CD  T_{b} (°C)  5  5 
C_{r} (Cd)  −99  −106 
H_{r} (Ca)  183.3  199.4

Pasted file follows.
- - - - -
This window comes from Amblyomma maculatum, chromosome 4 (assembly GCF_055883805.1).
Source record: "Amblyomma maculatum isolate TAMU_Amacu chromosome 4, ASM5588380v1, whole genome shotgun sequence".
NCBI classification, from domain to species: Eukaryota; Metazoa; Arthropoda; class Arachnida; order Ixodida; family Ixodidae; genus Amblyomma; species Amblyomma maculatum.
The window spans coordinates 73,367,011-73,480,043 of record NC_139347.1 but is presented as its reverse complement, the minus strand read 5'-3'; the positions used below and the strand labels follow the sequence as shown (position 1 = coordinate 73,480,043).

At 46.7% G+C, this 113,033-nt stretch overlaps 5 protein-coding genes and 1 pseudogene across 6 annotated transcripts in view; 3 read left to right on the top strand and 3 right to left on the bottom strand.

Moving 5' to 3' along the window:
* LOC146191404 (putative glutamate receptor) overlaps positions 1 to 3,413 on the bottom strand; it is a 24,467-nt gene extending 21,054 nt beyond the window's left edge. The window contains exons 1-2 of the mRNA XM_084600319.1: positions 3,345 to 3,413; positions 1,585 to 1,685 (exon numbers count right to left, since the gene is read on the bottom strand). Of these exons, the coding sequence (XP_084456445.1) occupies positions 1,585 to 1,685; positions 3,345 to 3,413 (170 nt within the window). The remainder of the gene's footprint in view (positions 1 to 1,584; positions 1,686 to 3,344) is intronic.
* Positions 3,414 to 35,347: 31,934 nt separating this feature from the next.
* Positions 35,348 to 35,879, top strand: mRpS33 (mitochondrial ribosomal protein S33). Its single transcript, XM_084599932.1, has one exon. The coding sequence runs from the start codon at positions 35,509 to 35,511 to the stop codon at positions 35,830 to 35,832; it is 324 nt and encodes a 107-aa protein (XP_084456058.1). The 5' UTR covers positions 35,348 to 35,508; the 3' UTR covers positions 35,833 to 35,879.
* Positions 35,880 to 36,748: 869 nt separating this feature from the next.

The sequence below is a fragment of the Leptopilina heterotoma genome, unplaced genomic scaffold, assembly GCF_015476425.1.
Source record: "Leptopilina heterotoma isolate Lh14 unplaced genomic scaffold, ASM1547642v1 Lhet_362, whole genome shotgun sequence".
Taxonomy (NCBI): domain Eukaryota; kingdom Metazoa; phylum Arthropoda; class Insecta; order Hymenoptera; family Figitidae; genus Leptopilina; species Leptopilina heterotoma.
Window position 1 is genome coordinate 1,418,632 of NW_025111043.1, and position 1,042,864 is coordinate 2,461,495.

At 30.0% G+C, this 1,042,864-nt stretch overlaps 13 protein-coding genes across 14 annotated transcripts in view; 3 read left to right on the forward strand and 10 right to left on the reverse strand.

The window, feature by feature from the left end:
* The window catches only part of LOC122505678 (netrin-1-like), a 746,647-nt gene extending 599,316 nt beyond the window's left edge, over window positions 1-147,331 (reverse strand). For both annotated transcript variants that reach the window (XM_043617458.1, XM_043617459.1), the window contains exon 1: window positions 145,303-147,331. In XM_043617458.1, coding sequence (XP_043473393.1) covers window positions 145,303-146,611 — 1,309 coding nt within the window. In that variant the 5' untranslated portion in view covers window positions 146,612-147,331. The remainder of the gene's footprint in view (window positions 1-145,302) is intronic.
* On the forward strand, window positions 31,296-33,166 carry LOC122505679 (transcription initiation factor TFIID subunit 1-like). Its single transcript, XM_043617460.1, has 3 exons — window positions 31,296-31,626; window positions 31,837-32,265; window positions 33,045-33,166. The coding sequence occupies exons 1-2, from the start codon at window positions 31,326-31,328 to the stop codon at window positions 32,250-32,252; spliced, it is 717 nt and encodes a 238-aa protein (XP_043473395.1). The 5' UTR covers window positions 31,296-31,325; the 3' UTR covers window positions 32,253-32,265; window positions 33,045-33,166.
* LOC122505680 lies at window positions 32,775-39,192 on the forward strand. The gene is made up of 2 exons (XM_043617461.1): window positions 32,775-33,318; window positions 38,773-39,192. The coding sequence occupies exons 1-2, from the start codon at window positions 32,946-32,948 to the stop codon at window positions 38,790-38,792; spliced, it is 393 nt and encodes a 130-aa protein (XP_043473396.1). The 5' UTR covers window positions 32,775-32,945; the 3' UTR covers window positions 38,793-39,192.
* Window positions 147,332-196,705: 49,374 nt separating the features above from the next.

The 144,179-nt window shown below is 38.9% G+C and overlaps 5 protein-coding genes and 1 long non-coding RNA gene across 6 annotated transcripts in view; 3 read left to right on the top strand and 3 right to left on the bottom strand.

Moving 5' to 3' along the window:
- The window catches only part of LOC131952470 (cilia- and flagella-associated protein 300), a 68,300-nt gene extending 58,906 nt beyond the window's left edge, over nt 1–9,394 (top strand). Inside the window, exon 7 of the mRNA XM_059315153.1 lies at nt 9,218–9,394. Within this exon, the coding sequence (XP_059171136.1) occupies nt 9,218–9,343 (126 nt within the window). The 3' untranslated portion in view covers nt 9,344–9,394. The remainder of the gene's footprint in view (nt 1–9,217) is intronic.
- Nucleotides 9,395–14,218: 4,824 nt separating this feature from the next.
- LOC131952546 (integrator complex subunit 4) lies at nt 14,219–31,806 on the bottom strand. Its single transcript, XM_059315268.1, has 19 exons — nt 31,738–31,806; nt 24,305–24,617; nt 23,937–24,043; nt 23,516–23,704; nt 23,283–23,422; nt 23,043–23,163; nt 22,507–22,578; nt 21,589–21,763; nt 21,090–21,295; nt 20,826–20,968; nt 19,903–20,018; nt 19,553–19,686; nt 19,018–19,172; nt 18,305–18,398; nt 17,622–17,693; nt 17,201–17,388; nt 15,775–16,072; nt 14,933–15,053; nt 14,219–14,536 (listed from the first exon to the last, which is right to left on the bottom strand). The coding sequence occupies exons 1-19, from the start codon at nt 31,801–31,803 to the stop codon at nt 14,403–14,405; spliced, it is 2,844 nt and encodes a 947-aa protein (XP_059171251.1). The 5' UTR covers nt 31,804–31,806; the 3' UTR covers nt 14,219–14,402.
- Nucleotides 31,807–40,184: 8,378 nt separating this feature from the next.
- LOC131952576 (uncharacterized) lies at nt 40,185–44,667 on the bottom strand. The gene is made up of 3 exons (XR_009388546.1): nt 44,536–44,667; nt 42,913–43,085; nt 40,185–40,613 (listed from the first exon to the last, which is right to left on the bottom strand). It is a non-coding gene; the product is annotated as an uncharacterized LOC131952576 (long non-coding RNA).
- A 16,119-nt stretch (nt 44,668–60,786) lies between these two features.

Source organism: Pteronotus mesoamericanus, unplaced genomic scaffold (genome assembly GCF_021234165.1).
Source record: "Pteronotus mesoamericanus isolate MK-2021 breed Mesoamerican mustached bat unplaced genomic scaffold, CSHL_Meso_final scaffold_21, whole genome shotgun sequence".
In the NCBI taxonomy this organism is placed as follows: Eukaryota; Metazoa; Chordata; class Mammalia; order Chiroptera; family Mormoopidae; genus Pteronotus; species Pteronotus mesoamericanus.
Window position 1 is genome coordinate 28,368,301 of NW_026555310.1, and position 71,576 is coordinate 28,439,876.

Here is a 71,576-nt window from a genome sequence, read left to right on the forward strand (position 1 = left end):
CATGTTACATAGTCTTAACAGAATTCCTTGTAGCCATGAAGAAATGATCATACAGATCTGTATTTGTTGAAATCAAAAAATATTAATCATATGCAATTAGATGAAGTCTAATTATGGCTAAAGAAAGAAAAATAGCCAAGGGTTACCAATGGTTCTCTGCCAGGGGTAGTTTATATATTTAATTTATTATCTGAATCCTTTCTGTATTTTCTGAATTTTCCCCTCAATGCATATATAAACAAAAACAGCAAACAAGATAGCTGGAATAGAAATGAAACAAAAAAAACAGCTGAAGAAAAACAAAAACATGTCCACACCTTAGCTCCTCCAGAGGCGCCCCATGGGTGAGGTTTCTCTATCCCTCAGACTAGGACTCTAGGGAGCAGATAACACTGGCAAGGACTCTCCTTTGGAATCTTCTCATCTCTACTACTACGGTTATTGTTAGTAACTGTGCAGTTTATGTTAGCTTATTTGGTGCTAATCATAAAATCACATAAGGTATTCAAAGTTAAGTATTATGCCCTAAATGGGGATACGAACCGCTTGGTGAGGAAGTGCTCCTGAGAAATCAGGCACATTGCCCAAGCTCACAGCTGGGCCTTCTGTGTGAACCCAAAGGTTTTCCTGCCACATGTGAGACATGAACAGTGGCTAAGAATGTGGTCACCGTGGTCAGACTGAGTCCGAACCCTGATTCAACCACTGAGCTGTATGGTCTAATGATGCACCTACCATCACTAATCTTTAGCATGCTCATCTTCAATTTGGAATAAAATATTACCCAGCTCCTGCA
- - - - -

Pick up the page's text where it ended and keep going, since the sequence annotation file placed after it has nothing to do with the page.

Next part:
Model performance is evaluated based not only on quantitative estimation such as temporal correlation coefficient (TCC) and RMSE but also on categorical estimation such as Hit Rate (HR) and Heidke Skill Score (HSS). Evaluation is performed at each station and averaged over 50 stations. HR and HSS are calculated using three categories based on one standard deviation (6 days) of FFD_{peach} and FFD_{pear}: below normal (< −6 day), normal (≥ −6 day and ≤6 day) and above normal (>6 day). Table 4 shows the skill scores and average of FFD_{peach} and FFD_{pear} derived from the DTS, GDD, and CD models using observed temperature for 30 years from 1981 to 2010. The observed average FFD_{peach} and FFD_{pear} are 98.5 and 102.3 days, respectively, indicating that peach and pear generally flower in early or midApril in South Korea. Average FFD_{peach} and FFD_{pear} estimated by DTS, GDD, and CD are similar to the observation with relatively slight margins of about 2 days. DTS has better skill than GDD and CD in terms of RMSE and TCC, although even GDD and CD have sufficiently low RMSE and high TCC with 99% confidence level for FFD_{peach}. As for the two categorical estimation concerns, DTS shows better estimation ability for peach in South Korea because HR and HSS are closer to 1 compared to the other models. For pear, DTS also shows lower RMSE and higher TCC, HR, and HSS. These results confirm the validity of these three methods for estimating FFD_{peach} and FFD_{pear} in South Korea. In particular, FFD derived from DTS is more similar to the observed data than that derived from GDD and CD according to various evaluations. This agrees with the claims of Aono and Kazui (2008) that DTS is more appropriate than GDD for estimating cherry FFD in Japan. Even though the CD model is a more mechanistic approach than DTS and GDD, its estimation ability for FFD_{peach} and FFD_{pear} in South Korea is lower than that of the others due to uncertainties arising from many factors such as the dormancy onset and release, and budburst. Therefore, the rather simple DTS is chosen in this study as the phenological model and is applied to the simulated temperature in order to estimate future FFD changes over South Korea.